Our team started working together over the summer with 4 new members and two returning members. While the new members learned more about First Lego League, we had a very basic robot. Then with the help of a veteran team, we designed a robot that was more functional and could do a variety of tasks. This design changed as we developed our mission strategy and learned more about our team personality.
Robot Design Evolution
We began this season with our bot from last year. Our robot manager, Chris, had a coopertition opportunity in Virginia to work with the veteran team Ruling Robot Falcons. He explored many different design ideas and tested several. He came back with a modified base design of Droid Bot 2.0. We customized it even more by adding a box around it. After running a few missions, we learned we had to strengthen the box to add more support. This also allowed us to use the walls on our bot to square up on the walls of the game table. After completing a couple of missions using the structure of our robot to push. We created an elevator and arm attachment to complete 3 more missions.
We currently have: 2 Large Motors, 1 medium motor, and 2 color sensors which we plan on using soon. We also have 1 touch sensor we are using to balance out the 1 gyro sensor we are using. Our back wheels don’t have tread to minimize friction and allow for smoother turns. Our favorite is “The Arm.” While it may be simple, it is very effective and helps us to complete 3 missions during one launch.
Robot Design #1
This was our first robot design. We used it for Boot Camp to demo missions and teach possible new members basic robot design and programming.
Robot Design #2
This was our second robot design. This was designed by us and our Boot Camp participants to test robot design functionality and programming.
Robot Design #3
This was our third robot design. This was designed by our robot manager, Chris, and a member of a veteran team, Ruling Robot Falcons, from Virginia. It is a modified version of Droid Bot 2.0. It also has a custom box wall and wall followers and an elevator.
Robot Design #4
This was our fourth robot design. It is the same design as #3, but has no elevator.
Robot Design #5 - Final
This was our fifth robot design. It is a striped down version of #3 and #4. We removed the wall followers, strengthened and heightened the wall box to add structure and support. We also remade the elevator and an arm attachment. We are using the gyro sensor, so we included a touch sensor on the opposite side of the robot for weight balance. In designing the wall box, we had a lot of fun adding symmetrical color!
- Elevator and arm attachment.
- The box wall around it allows us to use the walls on the game field to square-up for alignment.
- It is has equal balance by placing our medium motor in the center of the bot.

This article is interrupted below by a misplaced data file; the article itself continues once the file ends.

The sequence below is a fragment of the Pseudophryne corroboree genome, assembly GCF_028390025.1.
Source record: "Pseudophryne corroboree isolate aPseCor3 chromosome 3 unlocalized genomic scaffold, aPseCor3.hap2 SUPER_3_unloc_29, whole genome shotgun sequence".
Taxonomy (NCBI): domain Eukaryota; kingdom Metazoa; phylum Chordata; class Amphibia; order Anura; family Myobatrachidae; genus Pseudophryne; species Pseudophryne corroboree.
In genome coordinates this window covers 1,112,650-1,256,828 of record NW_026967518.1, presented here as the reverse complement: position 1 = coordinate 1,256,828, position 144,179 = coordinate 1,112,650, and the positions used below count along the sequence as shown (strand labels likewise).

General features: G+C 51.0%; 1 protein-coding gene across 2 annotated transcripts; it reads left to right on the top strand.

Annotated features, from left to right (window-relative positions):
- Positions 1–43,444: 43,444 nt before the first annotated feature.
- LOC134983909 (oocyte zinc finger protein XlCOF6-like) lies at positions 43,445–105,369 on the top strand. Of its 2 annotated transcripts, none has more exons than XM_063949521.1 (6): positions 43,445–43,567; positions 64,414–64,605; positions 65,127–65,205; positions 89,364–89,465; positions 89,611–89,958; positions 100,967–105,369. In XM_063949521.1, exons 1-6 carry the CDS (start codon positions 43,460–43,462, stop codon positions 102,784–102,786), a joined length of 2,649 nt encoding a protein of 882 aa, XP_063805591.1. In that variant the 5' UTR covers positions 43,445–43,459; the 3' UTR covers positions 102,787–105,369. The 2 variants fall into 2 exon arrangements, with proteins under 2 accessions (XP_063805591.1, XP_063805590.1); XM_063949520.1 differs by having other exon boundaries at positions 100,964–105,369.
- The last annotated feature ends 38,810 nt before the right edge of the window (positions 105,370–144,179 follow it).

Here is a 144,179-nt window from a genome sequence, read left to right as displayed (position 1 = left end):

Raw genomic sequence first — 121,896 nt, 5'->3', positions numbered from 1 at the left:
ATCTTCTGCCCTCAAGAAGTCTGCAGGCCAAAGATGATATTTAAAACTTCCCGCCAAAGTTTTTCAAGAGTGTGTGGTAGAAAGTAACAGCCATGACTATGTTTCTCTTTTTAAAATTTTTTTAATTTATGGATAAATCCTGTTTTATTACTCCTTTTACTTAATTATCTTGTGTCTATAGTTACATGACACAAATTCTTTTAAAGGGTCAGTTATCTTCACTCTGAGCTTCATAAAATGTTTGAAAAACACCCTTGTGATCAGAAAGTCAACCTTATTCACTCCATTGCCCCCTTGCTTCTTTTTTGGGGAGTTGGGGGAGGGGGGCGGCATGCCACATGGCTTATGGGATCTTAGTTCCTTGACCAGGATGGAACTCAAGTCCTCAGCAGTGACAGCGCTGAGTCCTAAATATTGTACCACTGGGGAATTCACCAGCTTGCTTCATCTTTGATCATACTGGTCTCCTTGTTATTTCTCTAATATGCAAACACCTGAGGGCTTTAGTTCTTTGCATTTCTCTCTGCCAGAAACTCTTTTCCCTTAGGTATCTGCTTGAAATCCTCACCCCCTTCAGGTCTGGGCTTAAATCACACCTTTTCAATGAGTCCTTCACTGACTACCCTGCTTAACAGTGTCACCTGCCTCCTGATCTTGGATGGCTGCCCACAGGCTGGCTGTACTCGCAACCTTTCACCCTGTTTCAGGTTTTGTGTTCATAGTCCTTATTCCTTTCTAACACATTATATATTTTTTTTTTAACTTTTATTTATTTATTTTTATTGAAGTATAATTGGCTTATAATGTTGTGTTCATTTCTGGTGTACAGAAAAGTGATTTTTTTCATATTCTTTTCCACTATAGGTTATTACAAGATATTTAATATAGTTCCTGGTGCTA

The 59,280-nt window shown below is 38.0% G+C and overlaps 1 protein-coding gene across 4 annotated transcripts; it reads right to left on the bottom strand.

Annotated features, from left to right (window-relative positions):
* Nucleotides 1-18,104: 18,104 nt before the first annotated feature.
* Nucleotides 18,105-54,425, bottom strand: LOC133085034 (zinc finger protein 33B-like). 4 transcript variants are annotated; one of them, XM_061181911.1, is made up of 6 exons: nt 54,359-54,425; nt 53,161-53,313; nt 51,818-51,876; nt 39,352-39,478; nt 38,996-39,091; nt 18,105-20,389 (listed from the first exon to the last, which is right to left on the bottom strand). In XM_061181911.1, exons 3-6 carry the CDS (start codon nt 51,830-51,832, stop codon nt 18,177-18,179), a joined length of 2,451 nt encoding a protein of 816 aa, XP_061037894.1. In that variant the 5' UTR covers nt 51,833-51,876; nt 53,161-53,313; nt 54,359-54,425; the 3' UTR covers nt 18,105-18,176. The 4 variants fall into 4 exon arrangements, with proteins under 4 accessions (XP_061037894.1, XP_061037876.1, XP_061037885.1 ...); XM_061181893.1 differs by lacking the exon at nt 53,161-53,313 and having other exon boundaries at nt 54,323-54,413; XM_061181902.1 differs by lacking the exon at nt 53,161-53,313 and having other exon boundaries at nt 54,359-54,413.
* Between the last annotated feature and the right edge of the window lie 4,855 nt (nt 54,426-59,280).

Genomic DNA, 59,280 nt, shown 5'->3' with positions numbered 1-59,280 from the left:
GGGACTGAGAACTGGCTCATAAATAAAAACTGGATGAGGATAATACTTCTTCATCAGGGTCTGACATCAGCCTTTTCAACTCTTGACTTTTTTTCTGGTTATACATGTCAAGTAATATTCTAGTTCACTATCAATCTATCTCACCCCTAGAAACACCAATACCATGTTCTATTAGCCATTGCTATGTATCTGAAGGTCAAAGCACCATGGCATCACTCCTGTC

- We also use a gyro sensor for consistent turns and balanced its weight by putting a touch sensor on the opposite side.
- We also have balanced color sensors that we plan on using soon for line following.
Innovation and Fun
Because this year's mat and rules removed the West wall from Launch, we had to think of an out-of-the box innovative solution to still be able to square-up and align our robot. So, we created a West Wall Jig! We had to modify it a few times, but we ended up with a unique and clever allowable use of a Home jig.
We had fun as we learned to program the robot and working out our strategy. This involved laughing as programming mistakes had our robot doing 360s and cheering as we corrected those mistakes. For our robot, we added colorful walls to make the robot more fun and added color to our attachments. We also saved our final program runs with fun names: First Avenger and End Game.
We programmed our robot using motor encoders to decrease drifting, this allowed our runs to be more consistent while driving long distances because it compensates for manufacturing differences in the motors. We also used the gyro sensor to program consistent turns. This increased our reliability and made our missions consistently successful. We organized programs by naming them the missions they complete and adding the version number at the end. When we made changes to the program, we saved it by changing the version number. We also made reports to document changes and made comment notes on the programs.
We created many programs, but combined them to make 2 final programs for competitions. Together they complete 6 missions.
Missions and Strategy
First we looked over the board and each mission. We each made a list of which missions we wanted to complete on a collaborative document. At a meeting, we voted and combined lists of missions that had similar mechanics that we could group together to complete. We also combined missions close together into runs to maximize points and time. Our strategy changed a little over time as we added missions and changed run order. Overall our missions are very successful. Two of them have 100% reliability, and the others only fail occasionally.
To combine our mission codes from M12v3, 11v1, and M02v2 into one complete run. Using motor encoders and gyro turns, we reduce drifting and have consistent turns. This improves our reliability of navigating the field. We will make small inspection to earn advantage and have all precision tokens.
M12 – Design and Build: 170 points
M11 – Innovative Architecture: 15 points
M02 – Crane: 20 points
TOTAL POINTS: 205 points
To use our M06v6 program which includes traffic, elevator, and swing during one run. Using motor encoders and gyro turns, we reduce drifting and have consistent turns. This improves our reliability of navigating the field. Our Arm attachment assists in completing all 3 missions. We will make small inspection to earn advantage and have all precision tokens.
M06 – Traffic Jam: 10 points
M08 – Elevator: 15 points
M07 – Swing: 20 points
TOTAL POINTS: 45 points